Tudor Christmas Food

During the Tudor period the four weeks leading up to Christmas was known as Advent and consisted of fasting and a limited range of foods which were allowed to be eaten; a tradition that is still practiced by some today. Christmas Eve was particularly strict and people were not allowed to eat eggs, cheese or meat. However when Christmas day came around the Tudors were allowed to cast off the food restrictions and enjoy a lavish feast!

Lavish feasts were generally only held by the wealthy and may have consisted of a rather extraordinary meal which was a pastry pie containing a turkey stuffed with a goose which was stuffed with a chicken which was stuffed with a partridge which was then stuffed with a pigeon!! In addition to this the pie would be served with hare, wild fowl and game birds… as well as a range of other delicious dishes! (No wonder only Royalty and the wealthy could afford such a lavish and expensive feast!!) Another tradition was to skin a peacock, cook it and then insert it back into its skin. The peacock was then presented in all its stunning feathers but inside it was ready to eat! Wild Boar was also a popular choice and the cooked head was often used as a table presentation. Other meats consumed consisted of goose and swan. Turkey not brought to England from Europe until 1523 and would soon become a regular at Christmas meals.

On Twelfth Night, the last day of The Twelve Days of Christmas a fruitcake would have been shared amongst the guests. Inside a coin or a dried bean was hidden and whoever found the object would become the King or Queen of the celebrations for the night. This tradition is still carried on in many homes on Christmas Eve or Christmas day and often consists of a coin hidden in the fruitcake.

Another popular tradition during The Twelve Days of Christmas was the “minced pye” (minced pie). The Tudor’s minced pies were not small and round as they are today but rather rectangular or crib shaped to represent the crib of Jesus. They contained meat and included thirteen ingredients which represented Jesus and the twelve apostles. The 1545 cookbook ‘A Proper newe Booke of Cokerye’ instructed the reader how to make minced pyes:

“To make Pyes – Pyes of mutton or beif must be fyne mynced and ceasoned wyth pepper and salte, and a lyttle saffron to coloure it, suet or marrow a good quantite, a lyttle vyneger, prumes, greate raysins and dates, take thefattest of the broathe of powdred beyfe, and yf you wyll have paest royall, take butter and yolkes of egges and so tempre the flowre to make the paeste.”

It was also common during The Twelve Days of Christmas for family and members of the community to visit one another and the minced pie was a delicious, filling meal to share.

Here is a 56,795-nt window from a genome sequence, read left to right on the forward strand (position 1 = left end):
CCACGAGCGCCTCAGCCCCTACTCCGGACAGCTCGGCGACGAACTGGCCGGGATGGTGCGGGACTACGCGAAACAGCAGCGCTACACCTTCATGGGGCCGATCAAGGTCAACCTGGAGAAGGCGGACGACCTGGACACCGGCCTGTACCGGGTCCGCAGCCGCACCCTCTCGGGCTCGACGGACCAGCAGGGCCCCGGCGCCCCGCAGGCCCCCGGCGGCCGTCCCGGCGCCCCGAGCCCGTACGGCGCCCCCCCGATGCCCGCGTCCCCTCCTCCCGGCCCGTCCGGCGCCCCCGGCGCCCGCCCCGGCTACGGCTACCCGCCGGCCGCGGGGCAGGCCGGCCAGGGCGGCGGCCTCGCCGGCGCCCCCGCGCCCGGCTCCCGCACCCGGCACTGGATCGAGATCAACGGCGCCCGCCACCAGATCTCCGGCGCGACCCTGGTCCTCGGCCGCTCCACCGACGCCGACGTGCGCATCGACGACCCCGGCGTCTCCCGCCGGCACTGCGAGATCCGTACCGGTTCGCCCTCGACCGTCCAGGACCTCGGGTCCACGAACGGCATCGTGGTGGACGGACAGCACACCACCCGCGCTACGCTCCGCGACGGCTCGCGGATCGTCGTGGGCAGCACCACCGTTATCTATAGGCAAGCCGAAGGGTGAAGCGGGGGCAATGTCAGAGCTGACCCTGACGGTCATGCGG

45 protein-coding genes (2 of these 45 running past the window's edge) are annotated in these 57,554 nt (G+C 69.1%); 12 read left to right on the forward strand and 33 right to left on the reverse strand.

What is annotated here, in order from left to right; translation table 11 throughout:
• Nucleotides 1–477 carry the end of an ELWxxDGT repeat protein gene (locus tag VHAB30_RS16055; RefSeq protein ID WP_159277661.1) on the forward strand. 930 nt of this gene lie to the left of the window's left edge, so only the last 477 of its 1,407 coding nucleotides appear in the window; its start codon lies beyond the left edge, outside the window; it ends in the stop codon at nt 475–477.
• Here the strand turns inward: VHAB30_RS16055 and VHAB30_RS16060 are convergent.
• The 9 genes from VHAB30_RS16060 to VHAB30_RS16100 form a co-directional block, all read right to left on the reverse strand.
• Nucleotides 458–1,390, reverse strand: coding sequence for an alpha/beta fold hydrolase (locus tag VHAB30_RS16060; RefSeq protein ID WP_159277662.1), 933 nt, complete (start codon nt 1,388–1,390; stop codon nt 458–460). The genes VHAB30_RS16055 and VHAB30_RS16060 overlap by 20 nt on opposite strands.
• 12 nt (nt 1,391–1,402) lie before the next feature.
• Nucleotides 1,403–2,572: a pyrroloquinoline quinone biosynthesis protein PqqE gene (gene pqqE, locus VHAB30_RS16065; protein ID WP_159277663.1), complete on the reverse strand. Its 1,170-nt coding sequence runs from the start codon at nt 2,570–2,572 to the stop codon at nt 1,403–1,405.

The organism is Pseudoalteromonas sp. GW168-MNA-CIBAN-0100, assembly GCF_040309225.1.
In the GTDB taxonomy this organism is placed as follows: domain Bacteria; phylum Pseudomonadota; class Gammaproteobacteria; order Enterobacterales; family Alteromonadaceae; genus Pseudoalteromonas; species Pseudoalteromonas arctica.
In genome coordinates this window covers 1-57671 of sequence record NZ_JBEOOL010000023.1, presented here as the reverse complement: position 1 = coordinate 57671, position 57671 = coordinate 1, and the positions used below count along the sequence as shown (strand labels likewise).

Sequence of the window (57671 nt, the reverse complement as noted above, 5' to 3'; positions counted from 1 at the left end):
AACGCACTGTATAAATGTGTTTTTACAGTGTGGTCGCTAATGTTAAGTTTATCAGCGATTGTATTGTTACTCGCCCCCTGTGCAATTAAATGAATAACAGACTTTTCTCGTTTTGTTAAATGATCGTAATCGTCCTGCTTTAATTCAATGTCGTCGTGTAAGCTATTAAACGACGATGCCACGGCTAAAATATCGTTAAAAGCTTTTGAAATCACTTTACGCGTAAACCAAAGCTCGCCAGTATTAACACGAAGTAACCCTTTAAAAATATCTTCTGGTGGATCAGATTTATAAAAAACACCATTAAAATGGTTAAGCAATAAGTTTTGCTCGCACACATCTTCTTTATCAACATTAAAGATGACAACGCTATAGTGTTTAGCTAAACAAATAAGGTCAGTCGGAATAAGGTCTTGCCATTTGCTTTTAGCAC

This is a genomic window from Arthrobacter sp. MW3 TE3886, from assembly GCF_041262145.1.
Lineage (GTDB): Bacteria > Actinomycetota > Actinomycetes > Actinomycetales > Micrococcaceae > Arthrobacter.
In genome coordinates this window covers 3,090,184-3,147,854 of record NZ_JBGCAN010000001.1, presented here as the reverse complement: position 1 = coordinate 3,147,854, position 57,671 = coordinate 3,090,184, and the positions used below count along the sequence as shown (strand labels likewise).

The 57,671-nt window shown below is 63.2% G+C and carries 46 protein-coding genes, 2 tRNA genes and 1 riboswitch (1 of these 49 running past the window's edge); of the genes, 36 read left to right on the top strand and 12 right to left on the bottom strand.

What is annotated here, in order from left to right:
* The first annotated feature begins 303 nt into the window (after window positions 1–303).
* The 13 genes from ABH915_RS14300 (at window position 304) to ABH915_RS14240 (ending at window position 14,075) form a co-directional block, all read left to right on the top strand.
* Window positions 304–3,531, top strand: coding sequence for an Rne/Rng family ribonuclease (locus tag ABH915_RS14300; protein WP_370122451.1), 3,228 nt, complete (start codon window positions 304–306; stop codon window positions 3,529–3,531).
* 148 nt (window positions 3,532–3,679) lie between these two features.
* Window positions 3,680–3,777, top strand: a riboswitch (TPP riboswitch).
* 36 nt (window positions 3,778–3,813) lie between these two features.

Wassailing and the Wassail bowl was also a common drink and tradition during The Twelve Days of Christmas. There is not a great deal of information about this tradition but it is believed that the word came from the Anglo-Saxon period and means “your good health” or “be whole”. The Wassail bowl was a communal wooden bowl which could be filled with up to a gallon of hot ale, apples, spices and sugar. At the bottom of the bowl was a crust of bread. People would take turns drinking from the Wassail bowl and then when finished the crust of bread was presented to the highest ranking person at the meal. This may be where our modern day tradition “to toast” comes from.

After eating such lavish and filling food, as in today’s modern times, many Tudors did not feel like participating in physical activities. (I certainly know after a large Christmas meal I can barely move let alone think about playing sport!) So in 1541 Henry VIII introduced the Unlawful Games Act which forbade any sports being played on Christmas day except the traditional sport of archery.

Food and drink was an important part of the Tudor’s Twelve Days of Christmas and although some traditions may have died out over the centuries many, such as minced pieces, can still be seen in some form in today’s modern Christmas celebrations.


(Image from http://b-c-ing-u.com)


Grueninger, Natalie Tudor Christmas and New Year Celebrations, On The Tudor Trail, viewed 28 November 2015, <http://onthetudortrail.com/Blog/resources/life-in-tudor-england/tudor-christmas-and-new-year/&gt;.

Johnson, Ben A Tudor Christmas, Historic UK, viewed 28 November, < http://www.historic-uk.com/HistoryUK/HistoryofEngland/A-Tudor-Christmas/&gt;.

Trueman, C. N. Tudor Christmas, History Learning Site, viewed 28 November 2015, <http://www.historylearningsite.co.uk/tudor-england/tudor-christmas/&gt;.

The History of the Mince Pie, Mince Pie Club, viewed 28 November 2045, <http://www.mincepieclub.co.uk/mince-pie-history/the-history-of-the-mince-pie/#more-112&gt;.

The Proxy wedding of Mary Tudor and Archduke Charles

On Saturday the 17th of December 1508 at just twelve years of age, Mary Tudor, youngest surviving daughter of King Henry VII, was married by proxy to Archduke Charles, grandson of Maximillian I and the future Charles V.

The lavish ceremony took place at Richmond Palace, just before midday. For the occasion no expense was spared. The great hall of Richmond was draped with silk and decorated with expensive plate and ornaments. In the chapel, where the mass was to be held, the altar was decorated with gold and silver guilt statues of saints all studded with gems. To prepare for the proxy wedding Mary was allocated a chamber in which cloth of gold was hung and expensive furniture was set out.

The entire event was recorded by Pietro Carmeliano, the king’s Latin Secretary, in his work ‘The spousells of the Princess Mary, daughter of Henry VII, to Charles Prince of Castile, A.D. 1508’,

‘And thus, the kinges highnes beyng under his clothe of estate, the Ambassadoure of Aragon and the lordes spirituell sy ttynge on his right hande downewarde, and my lorde the Prynce with other  Lordes temporall syttynge in like wyse on the lefte hande, and the sayd Ambassadours syttynge also directely before his grace, the president of Flaundres purposed a proposicion contaignynge the cause of their commynge ; which was for the parfect accomplissement of all thynges passed and concluded for the sayde amitie and Mariage at the towne of Calays.’